GF&P surveys Lake Thompson
Wednesday, August 12, 2015
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Bruce Johnson, a research biologist with the South Dakota Department of Game Fish & Parks, and three GF&P interns conducted a survey last week at Lake Thompson.
The crew put out four overnight gill nets and 10 trap nets on Aug. 3-4 and retrieved them the following days. They use GPS coordinates to place nets in the same locations each year so they can easily find them and accurately compare data from year to year.
Gill nets, which are placed offshore, are 150 feet long. Johnson said the nets have six sections with different sizes of mesh. Each section is 25 feet long. The different sizes are designed to capture different sizes and species of fish.
Fish trapped in the gill nets do not survive, but the dead fish are not wasted. Data collected includes numbers, weights, lengths and species. The GF&P also determines the age of some fish by removing the inner ear bones, also known as otoliths, from a sampling of the fish caught in the gill nets. Johnson said the age of a fish can be determined in the laboratory by examining its ear bones, which form a layer of calcium carbonate every year, much the same way a tree’s age can be determined by counting the rings.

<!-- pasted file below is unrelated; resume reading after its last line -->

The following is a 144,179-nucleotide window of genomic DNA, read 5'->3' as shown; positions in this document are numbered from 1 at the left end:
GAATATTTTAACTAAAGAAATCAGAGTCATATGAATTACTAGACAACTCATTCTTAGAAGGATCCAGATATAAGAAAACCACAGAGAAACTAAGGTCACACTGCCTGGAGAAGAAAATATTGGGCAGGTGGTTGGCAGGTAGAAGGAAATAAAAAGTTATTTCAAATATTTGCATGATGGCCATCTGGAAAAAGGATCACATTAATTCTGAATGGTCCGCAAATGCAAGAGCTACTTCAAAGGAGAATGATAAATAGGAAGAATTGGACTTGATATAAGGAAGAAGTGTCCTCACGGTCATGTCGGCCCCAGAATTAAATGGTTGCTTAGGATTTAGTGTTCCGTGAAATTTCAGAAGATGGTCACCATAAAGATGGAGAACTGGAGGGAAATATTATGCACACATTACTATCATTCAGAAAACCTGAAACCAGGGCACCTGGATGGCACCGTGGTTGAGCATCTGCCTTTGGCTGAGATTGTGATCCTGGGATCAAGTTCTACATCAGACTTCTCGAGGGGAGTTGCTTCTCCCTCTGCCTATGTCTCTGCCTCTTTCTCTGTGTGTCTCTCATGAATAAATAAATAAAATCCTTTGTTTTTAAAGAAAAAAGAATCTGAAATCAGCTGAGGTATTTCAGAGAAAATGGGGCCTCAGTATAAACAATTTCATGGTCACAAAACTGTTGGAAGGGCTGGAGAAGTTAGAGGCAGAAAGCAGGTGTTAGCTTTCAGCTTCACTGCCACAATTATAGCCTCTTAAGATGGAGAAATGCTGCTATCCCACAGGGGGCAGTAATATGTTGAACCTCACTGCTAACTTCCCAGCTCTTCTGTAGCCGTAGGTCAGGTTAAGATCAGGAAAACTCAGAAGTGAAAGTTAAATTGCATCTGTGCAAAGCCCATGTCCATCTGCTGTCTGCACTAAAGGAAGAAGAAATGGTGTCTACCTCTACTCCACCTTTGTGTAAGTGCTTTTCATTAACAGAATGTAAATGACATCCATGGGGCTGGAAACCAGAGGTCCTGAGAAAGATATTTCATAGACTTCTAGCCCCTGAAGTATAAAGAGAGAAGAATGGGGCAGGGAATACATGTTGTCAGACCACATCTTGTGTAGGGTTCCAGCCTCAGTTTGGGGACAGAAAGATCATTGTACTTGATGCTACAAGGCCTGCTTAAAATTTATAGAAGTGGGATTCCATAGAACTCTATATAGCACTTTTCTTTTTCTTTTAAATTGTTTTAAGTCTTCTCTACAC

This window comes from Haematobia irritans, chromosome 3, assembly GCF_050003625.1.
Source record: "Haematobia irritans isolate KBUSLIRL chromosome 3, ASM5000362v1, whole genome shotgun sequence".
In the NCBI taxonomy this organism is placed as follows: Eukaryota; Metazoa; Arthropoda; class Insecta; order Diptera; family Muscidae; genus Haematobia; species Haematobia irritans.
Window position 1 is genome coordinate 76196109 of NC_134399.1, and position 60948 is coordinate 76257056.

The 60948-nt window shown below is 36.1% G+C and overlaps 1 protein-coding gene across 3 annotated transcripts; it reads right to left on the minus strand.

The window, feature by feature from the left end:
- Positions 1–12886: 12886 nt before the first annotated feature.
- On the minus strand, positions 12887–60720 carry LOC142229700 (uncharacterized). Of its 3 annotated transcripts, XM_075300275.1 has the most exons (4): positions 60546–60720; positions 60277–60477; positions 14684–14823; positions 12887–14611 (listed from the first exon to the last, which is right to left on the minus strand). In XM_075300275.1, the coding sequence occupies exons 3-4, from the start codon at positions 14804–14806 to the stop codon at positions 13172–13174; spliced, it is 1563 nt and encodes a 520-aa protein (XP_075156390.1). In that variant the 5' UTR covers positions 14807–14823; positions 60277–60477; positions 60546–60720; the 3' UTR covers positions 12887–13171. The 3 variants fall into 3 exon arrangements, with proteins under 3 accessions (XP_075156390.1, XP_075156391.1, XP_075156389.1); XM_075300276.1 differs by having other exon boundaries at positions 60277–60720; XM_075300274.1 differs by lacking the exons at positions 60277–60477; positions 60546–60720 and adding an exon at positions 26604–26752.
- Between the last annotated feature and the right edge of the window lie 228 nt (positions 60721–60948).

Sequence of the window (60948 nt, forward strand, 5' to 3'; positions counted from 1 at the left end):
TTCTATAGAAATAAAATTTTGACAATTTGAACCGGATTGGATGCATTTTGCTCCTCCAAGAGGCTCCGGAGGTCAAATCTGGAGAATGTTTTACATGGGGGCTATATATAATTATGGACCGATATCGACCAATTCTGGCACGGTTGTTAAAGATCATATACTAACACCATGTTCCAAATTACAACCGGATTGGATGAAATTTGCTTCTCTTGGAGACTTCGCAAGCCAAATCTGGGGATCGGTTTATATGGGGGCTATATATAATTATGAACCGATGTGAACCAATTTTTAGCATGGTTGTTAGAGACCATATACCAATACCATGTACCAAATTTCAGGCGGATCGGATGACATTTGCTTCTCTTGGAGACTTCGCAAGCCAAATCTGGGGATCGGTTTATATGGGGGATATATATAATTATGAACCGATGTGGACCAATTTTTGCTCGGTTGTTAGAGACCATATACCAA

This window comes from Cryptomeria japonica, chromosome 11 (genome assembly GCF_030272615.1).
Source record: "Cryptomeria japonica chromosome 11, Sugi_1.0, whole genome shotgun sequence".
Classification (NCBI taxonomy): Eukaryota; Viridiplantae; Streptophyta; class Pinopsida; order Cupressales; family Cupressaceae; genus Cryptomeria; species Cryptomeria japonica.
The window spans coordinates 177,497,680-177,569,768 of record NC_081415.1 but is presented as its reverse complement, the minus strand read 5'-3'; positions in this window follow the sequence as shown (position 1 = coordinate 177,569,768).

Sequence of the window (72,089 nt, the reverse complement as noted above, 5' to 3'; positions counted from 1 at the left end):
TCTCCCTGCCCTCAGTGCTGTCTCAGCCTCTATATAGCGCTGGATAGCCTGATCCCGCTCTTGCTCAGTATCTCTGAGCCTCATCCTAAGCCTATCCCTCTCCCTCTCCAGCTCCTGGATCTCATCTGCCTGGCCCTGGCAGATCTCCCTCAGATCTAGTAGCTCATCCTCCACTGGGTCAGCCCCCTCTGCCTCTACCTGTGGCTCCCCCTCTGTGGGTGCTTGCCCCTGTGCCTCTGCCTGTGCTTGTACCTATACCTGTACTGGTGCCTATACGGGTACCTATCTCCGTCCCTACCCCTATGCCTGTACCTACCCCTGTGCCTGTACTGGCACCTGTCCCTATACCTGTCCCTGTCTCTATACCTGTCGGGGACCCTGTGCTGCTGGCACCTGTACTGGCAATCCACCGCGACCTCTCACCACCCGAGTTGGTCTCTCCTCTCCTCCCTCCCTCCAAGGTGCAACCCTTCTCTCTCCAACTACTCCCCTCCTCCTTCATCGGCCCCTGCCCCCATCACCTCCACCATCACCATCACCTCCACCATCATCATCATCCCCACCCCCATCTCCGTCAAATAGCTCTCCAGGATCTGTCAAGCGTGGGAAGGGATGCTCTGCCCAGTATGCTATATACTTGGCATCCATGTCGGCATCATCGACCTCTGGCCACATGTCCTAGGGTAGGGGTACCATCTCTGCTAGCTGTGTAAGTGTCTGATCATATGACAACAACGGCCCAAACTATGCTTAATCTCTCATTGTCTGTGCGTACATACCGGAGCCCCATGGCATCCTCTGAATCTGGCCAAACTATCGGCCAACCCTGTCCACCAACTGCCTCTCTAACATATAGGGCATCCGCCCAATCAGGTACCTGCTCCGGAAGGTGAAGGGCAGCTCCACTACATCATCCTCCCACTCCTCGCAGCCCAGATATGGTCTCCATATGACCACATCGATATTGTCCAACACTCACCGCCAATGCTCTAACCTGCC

After data is documented and ear bones removed, fish remains are disposed of where other wildlife will find and eat them.
The De Smet News